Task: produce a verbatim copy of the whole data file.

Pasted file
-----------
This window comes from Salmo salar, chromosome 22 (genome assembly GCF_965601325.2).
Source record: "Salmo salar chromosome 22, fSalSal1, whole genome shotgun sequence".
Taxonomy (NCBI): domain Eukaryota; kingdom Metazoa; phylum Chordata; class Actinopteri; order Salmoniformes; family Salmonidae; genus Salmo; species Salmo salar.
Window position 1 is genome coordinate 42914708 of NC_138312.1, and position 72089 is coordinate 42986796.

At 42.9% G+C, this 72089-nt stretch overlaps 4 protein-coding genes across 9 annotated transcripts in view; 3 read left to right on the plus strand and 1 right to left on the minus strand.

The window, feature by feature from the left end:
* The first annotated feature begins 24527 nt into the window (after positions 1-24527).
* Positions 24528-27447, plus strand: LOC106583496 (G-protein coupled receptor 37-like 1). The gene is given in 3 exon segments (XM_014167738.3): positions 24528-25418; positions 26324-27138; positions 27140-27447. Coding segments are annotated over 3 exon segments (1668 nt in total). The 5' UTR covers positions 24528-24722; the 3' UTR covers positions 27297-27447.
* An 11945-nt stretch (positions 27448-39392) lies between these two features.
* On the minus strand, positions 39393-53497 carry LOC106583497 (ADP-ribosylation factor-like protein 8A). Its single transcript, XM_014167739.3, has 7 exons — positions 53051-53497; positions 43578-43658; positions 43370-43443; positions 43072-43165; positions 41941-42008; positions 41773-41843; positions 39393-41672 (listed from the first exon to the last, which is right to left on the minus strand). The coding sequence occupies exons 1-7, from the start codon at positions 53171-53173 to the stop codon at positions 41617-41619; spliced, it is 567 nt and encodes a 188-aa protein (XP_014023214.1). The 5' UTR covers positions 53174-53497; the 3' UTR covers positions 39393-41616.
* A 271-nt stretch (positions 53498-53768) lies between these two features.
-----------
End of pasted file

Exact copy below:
This window comes from Salmo salar, chromosome 22 (genome assembly GCF_965601325.2).
Source record: "Salmo salar chromosome 22, fSalSal1, whole genome shotgun sequence".
Taxonomy (NCBI): domain Eukaryota; kingdom Metazoa; phylum Chordata; class Actinopteri; order Salmoniformes; family Salmonidae; genus Salmo; species Salmo salar.
Window position 1 is genome coordinate 42914708 of NC_138312.1, and position 72089 is coordinate 42986796.

At 42.9% G+C, this 72089-nt stretch overlaps 4 protein-coding genes across 9 annotated transcripts in view; 3 read left to right on the plus strand and 1 right to left on the minus strand.

The window, feature by feature from the left end:
* The first annotated feature begins 24527 nt into the window (after positions 1-24527).
* Positions 24528-27447, plus strand: LOC106583496 (G-protein coupled receptor 37-like 1). The gene is given in 3 exon segments (XM_014167738.3): positions 24528-25418; positions 26324-27138; positions 27140-27447. Coding segments are annotated over 3 exon segments (1668 nt in total). The 5' UTR covers positions 24528-24722; the 3' UTR covers positions 27297-27447.
* An 11945-nt stretch (positions 27448-39392) lies between these two features.
* On the minus strand, positions 39393-53497 carry LOC106583497 (ADP-ribosylation factor-like protein 8A). Its single transcript, XM_014167739.3, has 7 exons — positions 53051-53497; positions 43578-43658; positions 43370-43443; positions 43072-43165; positions 41941-42008; positions 41773-41843; positions 39393-41672 (listed from the first exon to the last, which is right to left on the minus strand). The coding sequence occupies exons 1-7, from the start codon at positions 53171-53173 to the stop codon at positions 41617-41619; spliced, it is 567 nt and encodes a 188-aa protein (XP_014023214.1). The 5' UTR covers positions 53174-53497; the 3' UTR covers positions 39393-41616.
* A 271-nt stretch (positions 53498-53768) lies between these two features.